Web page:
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A new balance was found between the parliament and the monarchy. In this period journalism born and became important because middle-class people became interested in literature, art, social problems and political life. They also wanted to be informed and to discuss events, so coffee houses were introduced. They were one of the most significant trait of London's social life, and their number spread during the commonwealth. Coffee houses were associated with news, gossip and provided entertainment . With the beginning of a postal system at the end of the 17th century, they took on a new role as circulation center: they served as a box number for advertisers in the newspaper and as meeting point for the most important companies. Coffee houses created an atmosphere in which contacts between different social classes were possible, as seen as they were open to a large number of people and were less exclusive that clubs.
The middle class was the dominant class and was made of traders, merchants, bankers and was growing in power and prestige: mercantilism was the economic theory that trade increases wealth. The policy brought about an inequal distribution of wealth, money and property; they were contrasted by poverty and the filth of the slums (a very poor area of the city) that caused illnesses problems and diseases.

Journalism: manuscripts and newsletters began to circulate in the 17th century. When some periodical pamphlets (thin book containing information) like Corantos (or Weekly News) began to be published as newsletter, followed by others until 1665, when the form was used by Sheet and called it folio, the Oxford Gazette and the London Gazette. Everything was subject to censorship, and the Licensing Act (1662) was passed to prevent the publication of heretic works. It lasted until 1694, when parliament refused to renew the act, and forms of punishment (pillory, imprisonment) were maintained for pamphlets and works published against the monarchy, parliament or church.
The abolition of censorship helped the improving of many newspapers and Journalism. When political debates were carried on by anonymous pamphlets, the language was sometimes violent. For the freedom of the press, many men of letters started to write for newspapers and helped the change of language. The first important periodical (a magazine published every week/month) was the Review, started 1704 by Daniel Defoe (author of Robinson Crusoe); he wrote mainly political articles about home and foreign affairs. The Examiner, published in 1710 and conducted by Irish Jonathan Swift (author of Gulliver's Travels) contained a lot of satirical work. The Rambler, published between 1750-1752 and the Idler published between 1758-1760, contributed by Samuel Johnson. The Spectator and The Tatler were started by Richard Steele, who cooperated with Addison.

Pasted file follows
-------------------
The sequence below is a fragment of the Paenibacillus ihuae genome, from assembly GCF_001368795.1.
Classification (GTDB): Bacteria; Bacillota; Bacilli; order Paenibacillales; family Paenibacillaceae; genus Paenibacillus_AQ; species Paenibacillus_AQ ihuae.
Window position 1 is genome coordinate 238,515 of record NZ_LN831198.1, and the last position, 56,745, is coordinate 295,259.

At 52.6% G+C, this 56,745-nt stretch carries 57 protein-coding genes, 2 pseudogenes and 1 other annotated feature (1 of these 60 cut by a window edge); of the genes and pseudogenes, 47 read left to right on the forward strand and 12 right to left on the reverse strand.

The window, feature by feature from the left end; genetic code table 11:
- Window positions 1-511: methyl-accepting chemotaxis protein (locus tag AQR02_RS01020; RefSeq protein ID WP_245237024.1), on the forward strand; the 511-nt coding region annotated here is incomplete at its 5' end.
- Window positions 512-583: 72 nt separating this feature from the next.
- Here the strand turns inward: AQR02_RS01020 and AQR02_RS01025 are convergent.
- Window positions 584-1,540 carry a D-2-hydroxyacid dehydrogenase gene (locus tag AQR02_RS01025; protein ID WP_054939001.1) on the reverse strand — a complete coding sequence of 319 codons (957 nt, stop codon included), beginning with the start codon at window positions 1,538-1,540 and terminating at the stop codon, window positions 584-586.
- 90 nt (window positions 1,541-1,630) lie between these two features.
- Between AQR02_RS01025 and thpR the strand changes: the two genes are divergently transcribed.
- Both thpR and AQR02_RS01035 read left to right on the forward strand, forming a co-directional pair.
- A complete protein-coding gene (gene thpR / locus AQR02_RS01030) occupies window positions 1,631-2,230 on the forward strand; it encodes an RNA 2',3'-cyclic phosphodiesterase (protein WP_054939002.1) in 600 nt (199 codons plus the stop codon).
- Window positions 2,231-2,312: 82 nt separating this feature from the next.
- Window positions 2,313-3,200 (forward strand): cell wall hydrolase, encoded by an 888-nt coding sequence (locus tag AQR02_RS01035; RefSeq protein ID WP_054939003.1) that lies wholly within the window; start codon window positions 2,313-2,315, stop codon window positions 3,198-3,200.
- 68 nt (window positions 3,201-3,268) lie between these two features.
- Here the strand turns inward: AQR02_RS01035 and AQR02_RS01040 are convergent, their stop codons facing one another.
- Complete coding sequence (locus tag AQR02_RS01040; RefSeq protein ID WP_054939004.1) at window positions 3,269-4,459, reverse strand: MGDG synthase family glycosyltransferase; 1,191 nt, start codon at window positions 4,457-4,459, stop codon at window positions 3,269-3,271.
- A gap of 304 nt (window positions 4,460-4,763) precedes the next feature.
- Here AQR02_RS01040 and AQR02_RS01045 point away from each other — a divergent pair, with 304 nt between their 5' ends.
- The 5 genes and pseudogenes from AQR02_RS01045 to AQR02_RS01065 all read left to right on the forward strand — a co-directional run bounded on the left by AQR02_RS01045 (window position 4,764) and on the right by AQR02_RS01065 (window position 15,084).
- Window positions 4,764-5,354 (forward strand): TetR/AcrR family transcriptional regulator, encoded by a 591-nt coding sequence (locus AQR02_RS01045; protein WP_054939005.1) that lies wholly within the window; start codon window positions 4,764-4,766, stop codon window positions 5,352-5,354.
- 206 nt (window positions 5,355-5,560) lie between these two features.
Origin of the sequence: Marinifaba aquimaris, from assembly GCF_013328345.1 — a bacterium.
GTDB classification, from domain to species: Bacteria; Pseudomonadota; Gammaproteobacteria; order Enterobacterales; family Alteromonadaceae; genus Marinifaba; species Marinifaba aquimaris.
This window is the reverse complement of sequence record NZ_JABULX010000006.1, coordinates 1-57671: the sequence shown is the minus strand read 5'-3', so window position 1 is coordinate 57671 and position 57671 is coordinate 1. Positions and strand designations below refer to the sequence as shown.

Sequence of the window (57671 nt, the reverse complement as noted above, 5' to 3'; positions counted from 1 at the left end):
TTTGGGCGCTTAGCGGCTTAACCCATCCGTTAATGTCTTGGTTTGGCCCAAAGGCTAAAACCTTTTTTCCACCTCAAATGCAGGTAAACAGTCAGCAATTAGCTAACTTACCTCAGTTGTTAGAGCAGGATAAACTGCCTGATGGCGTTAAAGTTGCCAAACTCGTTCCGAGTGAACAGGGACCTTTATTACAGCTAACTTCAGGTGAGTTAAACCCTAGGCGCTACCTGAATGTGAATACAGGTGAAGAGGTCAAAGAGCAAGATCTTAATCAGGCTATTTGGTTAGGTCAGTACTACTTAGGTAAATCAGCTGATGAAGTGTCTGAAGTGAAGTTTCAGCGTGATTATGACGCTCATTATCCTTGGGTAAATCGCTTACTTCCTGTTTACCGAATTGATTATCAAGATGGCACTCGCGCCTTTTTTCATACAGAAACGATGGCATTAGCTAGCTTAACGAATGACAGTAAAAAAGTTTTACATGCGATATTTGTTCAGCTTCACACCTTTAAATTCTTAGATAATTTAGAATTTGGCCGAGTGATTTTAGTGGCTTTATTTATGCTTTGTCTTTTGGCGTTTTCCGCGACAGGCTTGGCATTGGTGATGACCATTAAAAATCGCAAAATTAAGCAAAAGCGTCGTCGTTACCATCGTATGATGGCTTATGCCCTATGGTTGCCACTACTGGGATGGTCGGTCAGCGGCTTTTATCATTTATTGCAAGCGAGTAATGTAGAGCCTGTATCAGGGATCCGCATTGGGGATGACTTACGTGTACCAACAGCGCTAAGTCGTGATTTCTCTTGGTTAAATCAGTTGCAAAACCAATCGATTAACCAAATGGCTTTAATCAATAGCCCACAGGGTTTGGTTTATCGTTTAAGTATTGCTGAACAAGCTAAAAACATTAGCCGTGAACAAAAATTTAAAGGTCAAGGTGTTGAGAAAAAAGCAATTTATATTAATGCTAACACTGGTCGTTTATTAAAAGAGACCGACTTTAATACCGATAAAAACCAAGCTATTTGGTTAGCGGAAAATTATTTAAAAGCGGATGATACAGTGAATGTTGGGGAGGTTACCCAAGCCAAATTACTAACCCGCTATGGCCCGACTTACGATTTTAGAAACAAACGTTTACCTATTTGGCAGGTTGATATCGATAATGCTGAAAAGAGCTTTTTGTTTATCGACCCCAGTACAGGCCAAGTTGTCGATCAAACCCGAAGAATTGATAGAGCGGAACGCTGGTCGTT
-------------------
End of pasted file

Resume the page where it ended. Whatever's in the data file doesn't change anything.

In 1750 the Wesley brothers (John and Charles) founded the Methodist Church (a Christian Protestant Church based on living by method and rule, that broke away from the Church of England in 1791, after John's death). The middle class was afraid of a change since they wanted to maintain their privileges.
The ascension of individual freedom, important in the Augustan society, was mirrored in novels (most important genre during the period). It led to a re-valuation of love and sex and a transformation in relationships. The social role of women and their position changed: they became more and more independent and started a process of emancipation (during that time, women outnumbered men). It was difficult finding a husband, the wish of self-assertion increased prostitution and the number of women who started to work grew quickly. Women were underpaid though, victims of a rising capitalism. The ones who occupied a higher level on the social ladder and were educated had more leisure for themselves, they had a lot of middle class servants and started reading books. Their increasing presence among the reading public inspired writers a lot of novels and new subjects.

The main feature at the time was realism (the sort of events described had to be realistic, so the reader had to get the impression he was reading something true, that mirrored real life, so readers could impersonate themselves in the main characters), and it led to a predominance of novels over poetry. Essays and novels were important because merchants were supposed to travel and could find all the information they needed there, and they were really practical. The language had to be very simple, ordered, polish and elegant; clear and precise, simple enough to be understood by readers: it was a way of spreading and popularizing culture. The content became very important, and new models were looked for and found among classical masters such as Horace, Ovid, Virgil and Tibullus.
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